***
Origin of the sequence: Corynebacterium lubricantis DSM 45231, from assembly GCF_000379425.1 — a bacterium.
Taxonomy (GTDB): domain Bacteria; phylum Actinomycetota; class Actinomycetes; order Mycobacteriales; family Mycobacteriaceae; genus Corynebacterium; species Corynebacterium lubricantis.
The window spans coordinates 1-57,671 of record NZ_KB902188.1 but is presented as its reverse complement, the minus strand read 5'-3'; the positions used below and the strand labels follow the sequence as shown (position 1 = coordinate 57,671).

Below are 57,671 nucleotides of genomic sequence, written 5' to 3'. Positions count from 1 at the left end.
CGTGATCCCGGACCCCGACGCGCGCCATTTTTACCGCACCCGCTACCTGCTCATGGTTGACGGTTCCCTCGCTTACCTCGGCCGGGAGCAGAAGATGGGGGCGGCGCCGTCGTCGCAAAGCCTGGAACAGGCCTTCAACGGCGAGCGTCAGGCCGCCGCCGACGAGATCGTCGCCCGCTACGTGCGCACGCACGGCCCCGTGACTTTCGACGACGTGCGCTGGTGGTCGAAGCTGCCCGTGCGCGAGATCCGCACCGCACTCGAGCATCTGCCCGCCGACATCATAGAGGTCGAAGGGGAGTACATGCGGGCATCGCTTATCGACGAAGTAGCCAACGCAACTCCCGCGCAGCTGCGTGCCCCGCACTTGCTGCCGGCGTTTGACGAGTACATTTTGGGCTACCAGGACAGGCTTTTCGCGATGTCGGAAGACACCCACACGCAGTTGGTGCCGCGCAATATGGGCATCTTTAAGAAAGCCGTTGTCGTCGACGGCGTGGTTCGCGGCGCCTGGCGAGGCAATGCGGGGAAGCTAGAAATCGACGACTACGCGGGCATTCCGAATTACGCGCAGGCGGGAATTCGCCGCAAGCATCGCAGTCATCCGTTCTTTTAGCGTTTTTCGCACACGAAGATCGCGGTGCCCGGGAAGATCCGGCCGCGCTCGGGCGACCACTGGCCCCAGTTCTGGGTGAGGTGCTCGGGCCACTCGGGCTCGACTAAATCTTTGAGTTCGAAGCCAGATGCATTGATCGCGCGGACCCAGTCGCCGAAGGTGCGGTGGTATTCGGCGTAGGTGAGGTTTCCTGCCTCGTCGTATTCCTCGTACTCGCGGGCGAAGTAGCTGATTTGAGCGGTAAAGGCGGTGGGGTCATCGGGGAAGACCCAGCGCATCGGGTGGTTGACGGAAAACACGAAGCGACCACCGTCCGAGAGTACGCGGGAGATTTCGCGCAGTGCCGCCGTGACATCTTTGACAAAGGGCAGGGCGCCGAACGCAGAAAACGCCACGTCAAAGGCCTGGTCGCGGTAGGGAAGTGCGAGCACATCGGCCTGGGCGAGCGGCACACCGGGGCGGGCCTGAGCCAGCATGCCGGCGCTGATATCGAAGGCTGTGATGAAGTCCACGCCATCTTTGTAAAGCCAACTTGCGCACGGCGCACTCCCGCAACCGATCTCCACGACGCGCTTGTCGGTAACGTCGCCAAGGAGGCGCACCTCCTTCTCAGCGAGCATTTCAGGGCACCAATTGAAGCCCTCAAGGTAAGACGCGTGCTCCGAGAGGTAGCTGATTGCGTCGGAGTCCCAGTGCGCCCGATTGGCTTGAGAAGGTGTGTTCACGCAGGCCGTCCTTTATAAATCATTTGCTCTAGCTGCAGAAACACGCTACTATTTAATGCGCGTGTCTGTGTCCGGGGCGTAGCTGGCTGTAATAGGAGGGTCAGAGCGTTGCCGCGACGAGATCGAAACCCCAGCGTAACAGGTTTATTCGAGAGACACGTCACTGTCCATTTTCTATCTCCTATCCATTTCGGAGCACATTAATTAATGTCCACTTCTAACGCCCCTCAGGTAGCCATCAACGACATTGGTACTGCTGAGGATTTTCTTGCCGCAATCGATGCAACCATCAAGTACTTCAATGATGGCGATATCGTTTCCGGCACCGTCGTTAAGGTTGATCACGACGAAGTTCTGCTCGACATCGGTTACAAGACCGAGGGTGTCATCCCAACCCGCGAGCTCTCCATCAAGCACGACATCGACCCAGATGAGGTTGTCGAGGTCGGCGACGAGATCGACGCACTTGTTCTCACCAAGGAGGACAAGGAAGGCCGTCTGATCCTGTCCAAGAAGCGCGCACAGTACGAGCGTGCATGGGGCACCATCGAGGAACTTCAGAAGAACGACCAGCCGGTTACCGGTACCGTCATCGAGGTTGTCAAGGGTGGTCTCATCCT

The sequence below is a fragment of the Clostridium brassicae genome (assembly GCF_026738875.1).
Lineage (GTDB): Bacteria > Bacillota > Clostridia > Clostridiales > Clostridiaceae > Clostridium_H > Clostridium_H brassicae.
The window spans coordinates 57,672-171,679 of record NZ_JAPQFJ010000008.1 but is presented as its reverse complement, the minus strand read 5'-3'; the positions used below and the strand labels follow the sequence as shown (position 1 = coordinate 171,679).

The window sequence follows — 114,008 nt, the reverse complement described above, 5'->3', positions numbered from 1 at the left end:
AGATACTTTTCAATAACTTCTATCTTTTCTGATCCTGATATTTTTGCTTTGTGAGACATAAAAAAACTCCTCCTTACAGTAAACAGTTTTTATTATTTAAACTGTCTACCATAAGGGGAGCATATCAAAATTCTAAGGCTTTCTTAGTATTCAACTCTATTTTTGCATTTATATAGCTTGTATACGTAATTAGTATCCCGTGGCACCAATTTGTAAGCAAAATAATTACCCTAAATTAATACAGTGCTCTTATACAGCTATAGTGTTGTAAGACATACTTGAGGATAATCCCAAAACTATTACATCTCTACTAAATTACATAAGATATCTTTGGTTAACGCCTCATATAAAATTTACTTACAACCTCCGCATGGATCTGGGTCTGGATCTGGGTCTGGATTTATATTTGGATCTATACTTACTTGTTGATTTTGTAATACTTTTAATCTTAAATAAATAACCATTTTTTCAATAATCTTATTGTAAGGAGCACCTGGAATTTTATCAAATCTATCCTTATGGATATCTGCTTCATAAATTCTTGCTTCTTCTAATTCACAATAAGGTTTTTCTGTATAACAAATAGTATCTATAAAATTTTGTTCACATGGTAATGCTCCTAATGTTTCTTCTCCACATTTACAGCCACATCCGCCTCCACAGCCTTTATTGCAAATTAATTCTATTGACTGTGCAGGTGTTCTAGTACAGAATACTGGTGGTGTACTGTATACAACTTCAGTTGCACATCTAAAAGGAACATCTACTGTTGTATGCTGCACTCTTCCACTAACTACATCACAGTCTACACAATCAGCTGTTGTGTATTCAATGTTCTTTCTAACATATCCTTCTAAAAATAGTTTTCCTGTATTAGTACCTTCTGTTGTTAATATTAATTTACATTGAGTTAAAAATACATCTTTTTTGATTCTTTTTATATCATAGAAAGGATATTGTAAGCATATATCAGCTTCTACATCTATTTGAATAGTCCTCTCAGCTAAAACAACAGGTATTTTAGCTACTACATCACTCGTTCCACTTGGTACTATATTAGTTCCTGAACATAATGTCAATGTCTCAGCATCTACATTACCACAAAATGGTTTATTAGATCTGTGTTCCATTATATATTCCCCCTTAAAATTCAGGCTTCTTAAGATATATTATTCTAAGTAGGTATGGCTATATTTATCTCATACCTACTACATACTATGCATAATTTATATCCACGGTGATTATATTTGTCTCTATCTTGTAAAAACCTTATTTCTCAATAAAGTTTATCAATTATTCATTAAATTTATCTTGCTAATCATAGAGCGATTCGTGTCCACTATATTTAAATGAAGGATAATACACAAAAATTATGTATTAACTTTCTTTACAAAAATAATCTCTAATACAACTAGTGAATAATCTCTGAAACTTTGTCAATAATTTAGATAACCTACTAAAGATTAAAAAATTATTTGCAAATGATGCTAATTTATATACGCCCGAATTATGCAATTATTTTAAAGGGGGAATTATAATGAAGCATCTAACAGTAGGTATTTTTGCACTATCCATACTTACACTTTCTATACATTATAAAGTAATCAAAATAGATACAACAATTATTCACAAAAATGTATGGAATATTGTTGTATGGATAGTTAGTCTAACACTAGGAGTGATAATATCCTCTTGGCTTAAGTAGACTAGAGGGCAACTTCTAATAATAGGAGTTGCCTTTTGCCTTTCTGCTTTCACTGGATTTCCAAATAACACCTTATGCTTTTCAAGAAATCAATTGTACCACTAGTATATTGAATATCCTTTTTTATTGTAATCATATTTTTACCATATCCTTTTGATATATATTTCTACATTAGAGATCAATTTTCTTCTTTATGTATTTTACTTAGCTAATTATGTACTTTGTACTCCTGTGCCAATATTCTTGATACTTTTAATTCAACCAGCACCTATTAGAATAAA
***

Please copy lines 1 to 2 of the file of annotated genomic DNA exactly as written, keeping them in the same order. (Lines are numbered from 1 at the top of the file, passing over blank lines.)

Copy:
Origin of the sequence: Corynebacterium lubricantis DSM 45231, from assembly GCF_000379425.1 — a bacterium.
Taxonomy (GTDB): domain Bacteria; phylum Actinomycetota; class Actinomycetes; order Mycobacteriales; family Mycobacteriaceae; genus Corynebacterium; species Corynebacterium lubricantis.